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haaaaaaaaaaaa i'm just kidding
Khan Academy lol
there is no best way.. math is the worst thing you could learn on the internet xD
welcome to hell
By reading maths and understand ing the origin of a formula
You can also print off worksheet and formula sheets to help you with math. :)
reading math? :P i guess taking notes and practice!
under no circumstances shall you eat the mind honey
there is a virtual school called BrainHoney it is really good
Go to courses that some institutions offer, like Coursera or Khan academy. Or if you are capable of self learning, you can download books and read them on your own. Or you can visit a magical place filled with knowledge... It is rumored that it's called "library".
I don't like online courses. everyone learns differently. personally, different combinations of videos, problems, and textbooks has worked for me
Yah Math and Khan videos are helpful. I think the best way to learn math is to practice the problems.
For lower level math Khan is great. For upper level math, there is usually a few books that are pretty standard and free on the internet depending on the subject. The great thing about math for the most part is that the notation is universal. The only thing that stops someone from learning math is the drive to want to learn it.
Knowledge itself is open for those who search for it.
Definitely the Khan Academy :)
go to ixl.com
best way to learn math is - 1) sit on ur desk 2) bring 2-3 math books 3) start solving problems nd read the theory and all if u get confused then see what the other books say nd then if u have some doubts or really nice questions :) then come to the internet nd get ur doubts cleared+ u may get some other beautiful ways to solve the really nice question. but do u want to study it all on the internet? or u want to study like book+internet?
but if u want to do it all on the internet then u can go to khan academy + mit courseware nd iops and mathstack these sites are really nice :)
There are some nice series of youtubes on a subjects which have the feeling of Khan Academy but can cover more ground. For instance there is a series of topology videos, or a series of abstract algebra videos. Aside from that, you can find good books. I like the videos because they give an entry point into the subject.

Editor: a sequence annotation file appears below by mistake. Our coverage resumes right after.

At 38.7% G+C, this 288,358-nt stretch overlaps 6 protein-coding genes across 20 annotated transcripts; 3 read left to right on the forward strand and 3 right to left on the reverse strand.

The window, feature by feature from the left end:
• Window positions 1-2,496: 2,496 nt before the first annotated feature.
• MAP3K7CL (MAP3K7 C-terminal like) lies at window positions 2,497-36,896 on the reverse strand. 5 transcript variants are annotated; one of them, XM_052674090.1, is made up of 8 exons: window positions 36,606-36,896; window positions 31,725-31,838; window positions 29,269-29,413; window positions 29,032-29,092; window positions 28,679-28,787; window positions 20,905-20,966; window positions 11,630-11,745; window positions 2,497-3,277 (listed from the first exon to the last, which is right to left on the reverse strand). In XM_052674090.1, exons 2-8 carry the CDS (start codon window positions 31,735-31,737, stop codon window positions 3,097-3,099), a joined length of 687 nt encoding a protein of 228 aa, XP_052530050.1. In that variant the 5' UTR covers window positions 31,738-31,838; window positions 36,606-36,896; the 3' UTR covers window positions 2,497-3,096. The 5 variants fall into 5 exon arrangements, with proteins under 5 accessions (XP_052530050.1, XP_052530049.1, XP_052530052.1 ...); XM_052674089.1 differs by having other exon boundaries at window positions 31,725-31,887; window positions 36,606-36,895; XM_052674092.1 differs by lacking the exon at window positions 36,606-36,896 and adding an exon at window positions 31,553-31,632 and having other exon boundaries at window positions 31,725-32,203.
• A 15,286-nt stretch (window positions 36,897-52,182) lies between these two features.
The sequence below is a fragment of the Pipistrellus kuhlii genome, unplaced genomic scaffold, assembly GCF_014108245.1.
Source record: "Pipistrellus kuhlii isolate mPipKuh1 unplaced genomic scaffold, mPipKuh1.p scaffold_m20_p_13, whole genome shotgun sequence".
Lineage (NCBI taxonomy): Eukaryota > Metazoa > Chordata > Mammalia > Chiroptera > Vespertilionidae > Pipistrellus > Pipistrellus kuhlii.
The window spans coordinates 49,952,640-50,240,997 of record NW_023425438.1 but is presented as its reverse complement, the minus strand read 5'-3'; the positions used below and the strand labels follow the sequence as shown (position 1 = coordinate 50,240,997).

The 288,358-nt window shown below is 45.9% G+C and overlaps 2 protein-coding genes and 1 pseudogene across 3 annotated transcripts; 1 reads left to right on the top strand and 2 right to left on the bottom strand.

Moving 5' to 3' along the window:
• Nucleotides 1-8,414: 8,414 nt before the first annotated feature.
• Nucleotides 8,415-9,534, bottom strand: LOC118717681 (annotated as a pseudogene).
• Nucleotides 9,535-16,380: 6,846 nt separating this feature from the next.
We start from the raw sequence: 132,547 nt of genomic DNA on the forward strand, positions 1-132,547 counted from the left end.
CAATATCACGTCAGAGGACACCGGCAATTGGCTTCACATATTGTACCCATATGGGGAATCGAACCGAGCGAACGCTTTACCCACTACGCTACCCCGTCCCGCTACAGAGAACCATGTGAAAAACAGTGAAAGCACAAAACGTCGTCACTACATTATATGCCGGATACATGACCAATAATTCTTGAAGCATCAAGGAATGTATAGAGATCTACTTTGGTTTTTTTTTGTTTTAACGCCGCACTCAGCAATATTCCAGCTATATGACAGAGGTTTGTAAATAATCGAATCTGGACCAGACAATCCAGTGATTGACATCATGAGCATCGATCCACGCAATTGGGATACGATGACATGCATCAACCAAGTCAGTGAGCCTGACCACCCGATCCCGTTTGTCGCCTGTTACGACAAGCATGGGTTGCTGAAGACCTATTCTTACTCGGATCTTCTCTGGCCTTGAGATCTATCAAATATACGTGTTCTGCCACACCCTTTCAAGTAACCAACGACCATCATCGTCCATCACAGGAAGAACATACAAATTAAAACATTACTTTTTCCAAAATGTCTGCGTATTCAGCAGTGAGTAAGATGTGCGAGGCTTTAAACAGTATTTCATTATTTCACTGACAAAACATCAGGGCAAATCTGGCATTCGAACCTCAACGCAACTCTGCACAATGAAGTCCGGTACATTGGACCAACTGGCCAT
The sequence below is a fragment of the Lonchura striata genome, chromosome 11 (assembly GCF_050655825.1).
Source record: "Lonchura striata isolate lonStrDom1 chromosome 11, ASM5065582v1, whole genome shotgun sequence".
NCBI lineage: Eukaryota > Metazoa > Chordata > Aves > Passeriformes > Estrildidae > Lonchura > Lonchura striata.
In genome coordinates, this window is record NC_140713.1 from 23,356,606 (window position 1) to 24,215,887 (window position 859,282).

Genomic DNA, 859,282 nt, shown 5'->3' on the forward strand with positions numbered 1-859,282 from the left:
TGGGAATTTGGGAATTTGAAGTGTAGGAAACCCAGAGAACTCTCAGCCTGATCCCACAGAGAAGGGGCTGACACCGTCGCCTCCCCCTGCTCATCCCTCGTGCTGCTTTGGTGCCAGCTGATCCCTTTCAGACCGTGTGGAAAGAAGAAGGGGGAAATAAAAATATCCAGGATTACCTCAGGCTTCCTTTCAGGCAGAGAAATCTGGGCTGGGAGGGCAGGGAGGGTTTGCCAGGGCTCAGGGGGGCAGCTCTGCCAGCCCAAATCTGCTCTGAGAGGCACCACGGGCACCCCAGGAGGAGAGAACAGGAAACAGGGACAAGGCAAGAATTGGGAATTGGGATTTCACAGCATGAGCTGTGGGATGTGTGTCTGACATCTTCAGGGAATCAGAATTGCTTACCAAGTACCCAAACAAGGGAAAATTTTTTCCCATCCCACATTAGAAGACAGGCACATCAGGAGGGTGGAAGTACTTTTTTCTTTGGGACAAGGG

I'm incredibly biased, but I think this is the absolute best place: http://www.onemathematicalcat.org/ And, I happen to know personally that the author is very happy to take questions from users about anything on any of the pages, and responds quickly. :) :)
It depends on how YOU like to learn.
there are two ways: 1.Join any online classes 2.Do youtube on that topic which is not clear to you.
There are many good ideas presented so far, and I agree with most of them. This is what I see: Attitude: 1. You need the drive to learn math 2. The best way to learn math is NOT to memorize, strive to UNDERSTAND, and be curious as to why, e.g. dig up proofs, do not take theorems for granted, this helps you understand. 3. read about the same subject from more than once source to confirm information, and most of all, confirm understanding. Methods: Everyone has a different preference and best way to learn, here are some suggestions, choose what works for you. 1. read books, tutorials, Khan's Academy,... try them out and find the best reading. 2. take notes as you read, so you can refresh your understanding when necessary. Some people organize information and make links in the brain as they write intelligible notes. They may not even go back to the notes. 3. Do exercise, help others on the same subject, discuss, learn. (OS is a great place for this activity). 4. Ask for help if you need any.